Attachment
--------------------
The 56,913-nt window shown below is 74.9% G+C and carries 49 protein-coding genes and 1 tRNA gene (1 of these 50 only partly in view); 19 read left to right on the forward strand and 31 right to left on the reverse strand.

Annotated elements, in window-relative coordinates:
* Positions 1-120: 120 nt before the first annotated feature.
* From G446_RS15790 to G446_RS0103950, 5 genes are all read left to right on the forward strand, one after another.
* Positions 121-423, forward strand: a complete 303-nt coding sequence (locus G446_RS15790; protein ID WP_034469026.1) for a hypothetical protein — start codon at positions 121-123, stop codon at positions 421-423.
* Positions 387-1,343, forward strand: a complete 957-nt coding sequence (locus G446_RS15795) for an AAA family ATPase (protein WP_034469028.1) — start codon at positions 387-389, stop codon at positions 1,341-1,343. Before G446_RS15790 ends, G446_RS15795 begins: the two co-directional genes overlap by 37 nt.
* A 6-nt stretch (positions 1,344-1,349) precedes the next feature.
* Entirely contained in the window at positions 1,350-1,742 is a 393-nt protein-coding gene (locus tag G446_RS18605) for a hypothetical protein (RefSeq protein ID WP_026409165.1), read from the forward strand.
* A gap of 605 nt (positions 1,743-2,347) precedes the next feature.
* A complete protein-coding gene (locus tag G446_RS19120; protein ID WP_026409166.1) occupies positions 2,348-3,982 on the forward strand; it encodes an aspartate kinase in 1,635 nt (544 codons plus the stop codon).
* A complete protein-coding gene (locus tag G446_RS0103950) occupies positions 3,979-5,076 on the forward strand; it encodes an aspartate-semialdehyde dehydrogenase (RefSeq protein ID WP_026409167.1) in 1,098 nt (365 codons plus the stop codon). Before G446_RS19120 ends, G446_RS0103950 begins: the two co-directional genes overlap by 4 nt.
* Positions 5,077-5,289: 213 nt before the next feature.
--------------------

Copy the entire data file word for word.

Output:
The 56,913-nt window shown below is 74.9% G+C and carries 49 protein-coding genes and 1 tRNA gene (1 of these 50 only partly in view); 19 read left to right on the forward strand and 31 right to left on the reverse strand.

Annotated elements, in window-relative coordinates:
* Positions 1-120: 120 nt before the first annotated feature.
* From G446_RS15790 to G446_RS0103950, 5 genes are all read left to right on the forward strand, one after another.
* Positions 121-423, forward strand: a complete 303-nt coding sequence (locus G446_RS15790; protein ID WP_034469026.1) for a hypothetical protein — start codon at positions 121-123, stop codon at positions 421-423.
* Positions 387-1,343, forward strand: a complete 957-nt coding sequence (locus G446_RS15795) for an AAA family ATPase (protein WP_034469028.1) — start codon at positions 387-389, stop codon at positions 1,341-1,343. Before G446_RS15790 ends, G446_RS15795 begins: the two co-directional genes overlap by 37 nt.
* A 6-nt stretch (positions 1,344-1,349) precedes the next feature.
* Entirely contained in the window at positions 1,350-1,742 is a 393-nt protein-coding gene (locus tag G446_RS18605) for a hypothetical protein (RefSeq protein ID WP_026409165.1), read from the forward strand.
* A gap of 605 nt (positions 1,743-2,347) precedes the next feature.
* A complete protein-coding gene (locus tag G446_RS19120; protein ID WP_026409166.1) occupies positions 2,348-3,982 on the forward strand; it encodes an aspartate kinase in 1,635 nt (544 codons plus the stop codon).
* A complete protein-coding gene (locus tag G446_RS0103950) occupies positions 3,979-5,076 on the forward strand; it encodes an aspartate-semialdehyde dehydrogenase (RefSeq protein ID WP_026409167.1) in 1,098 nt (365 codons plus the stop codon). Before G446_RS19120 ends, G446_RS0103950 begins: the two co-directional genes overlap by 4 nt.
* Positions 5,077-5,289: 213 nt before the next feature.